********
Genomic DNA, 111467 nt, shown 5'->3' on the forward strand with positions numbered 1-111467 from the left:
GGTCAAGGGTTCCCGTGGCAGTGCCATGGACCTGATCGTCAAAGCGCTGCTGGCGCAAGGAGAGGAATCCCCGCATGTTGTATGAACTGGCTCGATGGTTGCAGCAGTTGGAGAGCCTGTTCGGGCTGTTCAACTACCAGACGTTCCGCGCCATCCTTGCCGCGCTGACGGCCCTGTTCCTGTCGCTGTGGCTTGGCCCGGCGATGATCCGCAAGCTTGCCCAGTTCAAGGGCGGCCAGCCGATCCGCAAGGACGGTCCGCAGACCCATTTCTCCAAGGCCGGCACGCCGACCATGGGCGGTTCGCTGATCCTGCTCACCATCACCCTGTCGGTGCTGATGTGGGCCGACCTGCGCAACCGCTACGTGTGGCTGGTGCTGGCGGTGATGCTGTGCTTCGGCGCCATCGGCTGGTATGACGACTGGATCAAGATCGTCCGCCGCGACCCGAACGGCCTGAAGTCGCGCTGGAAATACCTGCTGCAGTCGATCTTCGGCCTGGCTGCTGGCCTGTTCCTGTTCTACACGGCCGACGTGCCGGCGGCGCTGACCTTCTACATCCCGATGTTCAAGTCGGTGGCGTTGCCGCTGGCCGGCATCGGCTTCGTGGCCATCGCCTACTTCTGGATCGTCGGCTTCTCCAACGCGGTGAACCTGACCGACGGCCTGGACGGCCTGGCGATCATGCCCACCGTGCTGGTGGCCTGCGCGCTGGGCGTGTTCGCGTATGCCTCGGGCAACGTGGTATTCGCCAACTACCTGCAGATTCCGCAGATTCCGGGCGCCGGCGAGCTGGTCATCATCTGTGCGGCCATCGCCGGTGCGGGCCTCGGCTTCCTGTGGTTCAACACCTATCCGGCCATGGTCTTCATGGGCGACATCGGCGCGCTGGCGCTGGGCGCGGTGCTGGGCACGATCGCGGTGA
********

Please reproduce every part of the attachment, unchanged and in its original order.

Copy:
Genomic DNA, 111467 nt, shown 5'->3' on the forward strand with positions numbered 1-111467 from the left:
GGTCAAGGGTTCCCGTGGCAGTGCCATGGACCTGATCGTCAAAGCGCTGCTGGCGCAAGGAGAGGAATCCCCGCATGTTGTATGAACTGGCTCGATGGTTGCAGCAGTTGGAGAGCCTGTTCGGGCTGTTCAACTACCAGACGTTCCGCGCCATCCTTGCCGCGCTGACGGCCCTGTTCCTGTCGCTGTGGCTTGGCCCGGCGATGATCCGCAAGCTTGCCCAGTTCAAGGGCGGCCAGCCGATCCGCAAGGACGGTCCGCAGACCCATTTCTCCAAGGCCGGCACGCCGACCATGGGCGGTTCGCTGATCCTGCTCACCATCACCCTGTCGGTGCTGATGTGGGCCGACCTGCGCAACCGCTACGTGTGGCTGGTGCTGGCGGTGATGCTGTGCTTCGGCGCCATCGGCTGGTATGACGACTGGATCAAGATCGTCCGCCGCGACCCGAACGGCCTGAAGTCGCGCTGGAAATACCTGCTGCAGTCGATCTTCGGCCTGGCTGCTGGCCTGTTCCTGTTCTACACGGCCGACGTGCCGGCGGCGCTGACCTTCTACATCCCGATGTTCAAGTCGGTGGCGTTGCCGCTGGCCGGCATCGGCTTCGTGGCCATCGCCTACTTCTGGATCGTCGGCTTCTCCAACGCGGTGAACCTGACCGACGGCCTGGACGGCCTGGCGATCATGCCCACCGTGCTGGTGGCCTGCGCGCTGGGCGTGTTCGCGTATGCCTCGGGCAACGTGGTATTCGCCAACTACCTGCAGATTCCGCAGATTCCGGGCGCCGGCGAGCTGGTCATCATCTGTGCGGCCATCGCCGGTGCGGGCCTCGGCTTCCTGTGGTTCAACACCTATCCGGCCATGGTCTTCATGGGCGACATCGGCGCGCTGGCGCTGGGCGCGGTGCTGGGCACGATCGCGGTGA